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rebel prisoners had reached Washington up to Wednesday night. The Federals captured in the recent battle ten guns belonging to the celebrated Washington Artillery. Dates from Cairo to the 6th say that a dispatch from Youg's Point announces that the Union gunboats had been repulsed at Haines's Bluff. The iron-clad Choctaw was badly damaged, her turret being penetrated by a 64 pounder. The Union loss was 80. Latest from Europe. The Australasian, with Liverpool dates to April 26th, had arrived at New York. A spirited debate had taken place in both Houses of the British Parliament regarding the seizure of British vessels by American cruisers. Mr. Roebuck made a strong war speech, and asked Lord Palmerston if the Government had come to any determination on the matter, and if so whether he could tell what that determination was, and that Mr. Roebuck might know the consequences of the action that Lord Palmerston might take. It might, he said, lead to war, "and I,
ce that they wanted to purchase a lot of paper, and took the opportunity of helping themselves to the two reams when the clerk's back was turned. They gave it to Robert Perdie to keep for them. Thomas and Porter were sent on, and Perdie acquitted. George M. Williamson was appointed by the High Constable one of his deputies and qualified as such before the Court. John Orrell was examined and sent before Judge Lyons's Court for trial for breaking into James Walsh's store on the 26th of April and stealing a large quantity of goods; also, for breaking into Morris Nelson's, on the 25th of April, and stealing jewelry and clothing, and for breaking into William Allan's house, on the 25th of April, and stealing a lot of silver ware. The case of Forde, for the homicide of Dixon, was called and continued until Friday. Rules were awarded against Jas. Beale, Benj. Housman, and A. W. Shead, Commonwealth's witnesses. John W. Butler was examined and sent on for final trial for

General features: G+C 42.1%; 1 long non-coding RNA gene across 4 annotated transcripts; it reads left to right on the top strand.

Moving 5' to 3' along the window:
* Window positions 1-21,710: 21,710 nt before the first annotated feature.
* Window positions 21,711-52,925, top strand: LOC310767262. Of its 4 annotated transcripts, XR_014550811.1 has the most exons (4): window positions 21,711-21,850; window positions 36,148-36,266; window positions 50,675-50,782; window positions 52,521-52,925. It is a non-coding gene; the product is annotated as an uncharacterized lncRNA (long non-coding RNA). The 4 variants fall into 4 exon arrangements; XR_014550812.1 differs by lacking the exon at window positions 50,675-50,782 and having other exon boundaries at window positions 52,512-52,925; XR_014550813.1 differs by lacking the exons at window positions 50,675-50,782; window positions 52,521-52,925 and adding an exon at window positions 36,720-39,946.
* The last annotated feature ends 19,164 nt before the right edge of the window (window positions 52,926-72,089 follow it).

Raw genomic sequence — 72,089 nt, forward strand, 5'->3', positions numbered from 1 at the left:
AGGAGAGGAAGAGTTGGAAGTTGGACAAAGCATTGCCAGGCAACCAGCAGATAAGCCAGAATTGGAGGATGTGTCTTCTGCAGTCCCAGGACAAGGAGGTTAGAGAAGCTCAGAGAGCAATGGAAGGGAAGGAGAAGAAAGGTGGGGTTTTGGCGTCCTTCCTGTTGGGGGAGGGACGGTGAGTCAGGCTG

From the Southwest. Dalton, April 26. --It is currently reported that Grant has arrived at Chattanooga and taken command of the Army of the Cumberland. Davis's division is reported at Lafayette. The enemy are reported to have moved back towards Cleveland from Red Clay.
From the United States. Dalton, April 30. --The Nashville Union, of the 27th is received. The following is a synopses of its contents: Washington, April 26.--Grant has taken measures to add enough to his armies to make them irresistible. Wild rumors are afloat this morning that Longstreet is marching down the Shenandoah Valley towards the Maryland line. New York, April 26.--Cotton is quiet at 82 cents. Gold 183 at noon, and closed at 180¾. St. Louis, April 25.--A meetApril 26.--Cotton is quiet at 82 cents. Gold 183 at noon, and closed at 180¾. St. Louis, April 25.--A meeting has been held in the second United States colored heavy artillery at Fort Pickens, denouncing Forrest. One resolution was adopted for an inscription on their flag of "Victory or death, as no quarter will be shown them." Edward Britton, a citizen of Yankee extraction, residing near Fort Pillow, certified in regard to the massacre of the Yankees that they were hunted down by bloodhounds and buried alive, and that he saw a quartermaster burned. The enemy near Cleveland evidently fea
The Daily Dispatch: June 3, 1864., [Electronic resource], The Federal Excursion into Florida. (search)
of local Floridian as who had been hiding in the woods from the conscription, joined Gen Birney on his march and rendered valuable assistance as guides and cattle drivers. The following details of the raid we are permitted to copy from a private letter written by Hen A G Browne U S Treasury agent, who accompanied Gen Bieney as a volunteer aid and also to look after captured and abandoned rebel property: The expedition started from Jacksonville a little before midnight on Tuesday, April 26th The gunboat Ottawa led the way up the river, by the transport steamer very Benton and Herriet Weed. The Mary Benton carried a considerable force of negro troop and had six large boats in low. At Picolata the Harriet Weed took on board a detachment of the 75th N Y, and some mounted infantry. As we went up we took possession of every boat on the west side of the Johns, including a small stoop which, no doubt, was the boat used by the rebels in laying torpedoes in the river. At Welak
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